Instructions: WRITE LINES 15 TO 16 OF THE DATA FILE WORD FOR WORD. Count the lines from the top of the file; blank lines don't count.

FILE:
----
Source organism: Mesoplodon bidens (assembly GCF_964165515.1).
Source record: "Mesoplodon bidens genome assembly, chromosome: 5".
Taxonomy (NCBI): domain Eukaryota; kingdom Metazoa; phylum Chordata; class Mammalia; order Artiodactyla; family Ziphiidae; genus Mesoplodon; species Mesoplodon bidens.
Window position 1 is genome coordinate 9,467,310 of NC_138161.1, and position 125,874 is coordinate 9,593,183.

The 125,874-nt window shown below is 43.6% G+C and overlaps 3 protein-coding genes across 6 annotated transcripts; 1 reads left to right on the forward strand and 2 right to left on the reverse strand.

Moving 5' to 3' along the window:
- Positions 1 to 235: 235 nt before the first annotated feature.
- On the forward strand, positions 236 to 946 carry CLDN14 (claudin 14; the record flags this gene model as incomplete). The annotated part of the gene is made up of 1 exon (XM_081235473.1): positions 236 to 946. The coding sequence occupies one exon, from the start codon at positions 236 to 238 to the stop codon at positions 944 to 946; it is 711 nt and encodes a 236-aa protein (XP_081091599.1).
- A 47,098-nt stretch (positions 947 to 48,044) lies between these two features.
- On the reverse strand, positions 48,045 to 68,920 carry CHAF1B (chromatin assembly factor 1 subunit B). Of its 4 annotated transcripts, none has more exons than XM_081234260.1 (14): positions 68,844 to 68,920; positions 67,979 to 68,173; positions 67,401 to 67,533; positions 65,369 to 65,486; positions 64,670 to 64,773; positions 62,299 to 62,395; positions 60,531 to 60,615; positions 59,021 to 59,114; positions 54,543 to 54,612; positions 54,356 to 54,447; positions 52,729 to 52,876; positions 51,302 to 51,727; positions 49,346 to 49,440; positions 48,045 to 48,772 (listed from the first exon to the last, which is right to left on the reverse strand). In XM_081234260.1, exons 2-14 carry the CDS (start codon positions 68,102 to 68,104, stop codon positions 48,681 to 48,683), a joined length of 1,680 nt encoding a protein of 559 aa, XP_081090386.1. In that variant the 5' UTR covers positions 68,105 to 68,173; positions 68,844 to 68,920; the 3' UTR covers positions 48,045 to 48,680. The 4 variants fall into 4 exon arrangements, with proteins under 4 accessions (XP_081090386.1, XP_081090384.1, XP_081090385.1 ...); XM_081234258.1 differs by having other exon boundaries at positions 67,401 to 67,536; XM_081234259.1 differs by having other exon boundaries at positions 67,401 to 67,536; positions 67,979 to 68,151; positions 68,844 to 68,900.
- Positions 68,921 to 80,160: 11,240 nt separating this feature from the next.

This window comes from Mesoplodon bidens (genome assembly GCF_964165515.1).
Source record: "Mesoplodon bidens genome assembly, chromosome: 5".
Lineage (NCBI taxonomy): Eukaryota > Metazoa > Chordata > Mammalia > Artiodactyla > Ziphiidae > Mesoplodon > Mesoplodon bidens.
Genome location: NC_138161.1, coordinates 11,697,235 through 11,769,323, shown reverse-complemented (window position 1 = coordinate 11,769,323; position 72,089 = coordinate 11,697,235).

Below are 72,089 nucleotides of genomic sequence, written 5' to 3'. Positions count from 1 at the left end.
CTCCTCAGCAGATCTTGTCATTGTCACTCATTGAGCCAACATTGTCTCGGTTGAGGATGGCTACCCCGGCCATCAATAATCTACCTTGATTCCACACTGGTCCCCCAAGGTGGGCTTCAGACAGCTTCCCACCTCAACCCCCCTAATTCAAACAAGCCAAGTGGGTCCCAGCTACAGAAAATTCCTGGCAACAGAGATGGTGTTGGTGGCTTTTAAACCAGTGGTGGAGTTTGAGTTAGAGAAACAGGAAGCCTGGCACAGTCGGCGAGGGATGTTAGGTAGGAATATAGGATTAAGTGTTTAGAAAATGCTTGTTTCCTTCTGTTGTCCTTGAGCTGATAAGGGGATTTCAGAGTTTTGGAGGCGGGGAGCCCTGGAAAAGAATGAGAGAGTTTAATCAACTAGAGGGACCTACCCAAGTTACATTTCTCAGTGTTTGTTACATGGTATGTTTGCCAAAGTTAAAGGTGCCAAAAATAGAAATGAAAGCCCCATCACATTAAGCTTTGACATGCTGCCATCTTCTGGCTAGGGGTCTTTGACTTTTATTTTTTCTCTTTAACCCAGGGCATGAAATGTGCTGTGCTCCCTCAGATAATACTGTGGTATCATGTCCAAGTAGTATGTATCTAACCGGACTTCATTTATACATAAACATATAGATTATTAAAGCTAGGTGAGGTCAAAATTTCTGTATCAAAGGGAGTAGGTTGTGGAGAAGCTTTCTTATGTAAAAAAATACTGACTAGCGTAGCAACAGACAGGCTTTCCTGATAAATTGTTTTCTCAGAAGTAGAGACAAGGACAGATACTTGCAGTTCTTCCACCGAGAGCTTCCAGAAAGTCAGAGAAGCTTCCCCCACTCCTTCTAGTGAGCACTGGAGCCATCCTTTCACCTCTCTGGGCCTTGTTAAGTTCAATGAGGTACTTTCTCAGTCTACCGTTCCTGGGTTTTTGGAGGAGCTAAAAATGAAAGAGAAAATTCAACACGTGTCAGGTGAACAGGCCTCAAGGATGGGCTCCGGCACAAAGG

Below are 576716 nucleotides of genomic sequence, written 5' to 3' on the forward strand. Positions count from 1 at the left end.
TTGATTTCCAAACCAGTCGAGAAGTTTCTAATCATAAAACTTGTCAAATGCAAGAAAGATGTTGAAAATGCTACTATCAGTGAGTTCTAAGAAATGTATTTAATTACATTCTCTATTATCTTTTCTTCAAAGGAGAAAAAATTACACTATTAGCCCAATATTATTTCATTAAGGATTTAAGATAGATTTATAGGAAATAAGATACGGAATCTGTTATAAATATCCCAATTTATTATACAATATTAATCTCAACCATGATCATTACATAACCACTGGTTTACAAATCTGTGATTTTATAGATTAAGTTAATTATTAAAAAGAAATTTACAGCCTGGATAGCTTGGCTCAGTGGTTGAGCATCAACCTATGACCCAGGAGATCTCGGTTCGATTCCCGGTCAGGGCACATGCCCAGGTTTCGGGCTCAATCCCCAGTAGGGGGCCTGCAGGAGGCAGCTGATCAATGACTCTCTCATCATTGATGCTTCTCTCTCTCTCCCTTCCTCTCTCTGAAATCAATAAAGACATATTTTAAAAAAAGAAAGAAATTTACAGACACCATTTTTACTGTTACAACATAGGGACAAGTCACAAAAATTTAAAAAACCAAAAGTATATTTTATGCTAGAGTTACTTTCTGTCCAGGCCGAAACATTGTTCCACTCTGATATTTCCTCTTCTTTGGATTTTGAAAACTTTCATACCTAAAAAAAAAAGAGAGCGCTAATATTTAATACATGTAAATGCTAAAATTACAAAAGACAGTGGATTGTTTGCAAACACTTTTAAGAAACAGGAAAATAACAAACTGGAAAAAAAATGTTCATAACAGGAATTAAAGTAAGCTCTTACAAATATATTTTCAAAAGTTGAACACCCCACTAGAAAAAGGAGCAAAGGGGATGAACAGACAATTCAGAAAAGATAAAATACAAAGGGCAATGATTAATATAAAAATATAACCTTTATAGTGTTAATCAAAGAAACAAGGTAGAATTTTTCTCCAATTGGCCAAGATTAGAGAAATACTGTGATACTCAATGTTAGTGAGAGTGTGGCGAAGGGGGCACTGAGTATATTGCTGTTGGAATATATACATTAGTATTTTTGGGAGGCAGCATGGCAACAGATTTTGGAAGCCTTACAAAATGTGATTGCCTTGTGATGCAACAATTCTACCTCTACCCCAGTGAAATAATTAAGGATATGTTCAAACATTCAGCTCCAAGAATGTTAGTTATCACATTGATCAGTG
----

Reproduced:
Genome location: NC_138161.1, coordinates 11,697,235 through 11,769,323, shown reverse-complemented (window position 1 = coordinate 11,769,323; position 72,089 = coordinate 11,697,235).

Below are 72,089 nucleotides of genomic sequence, written 5' to 3'. Positions count from 1 at the left end.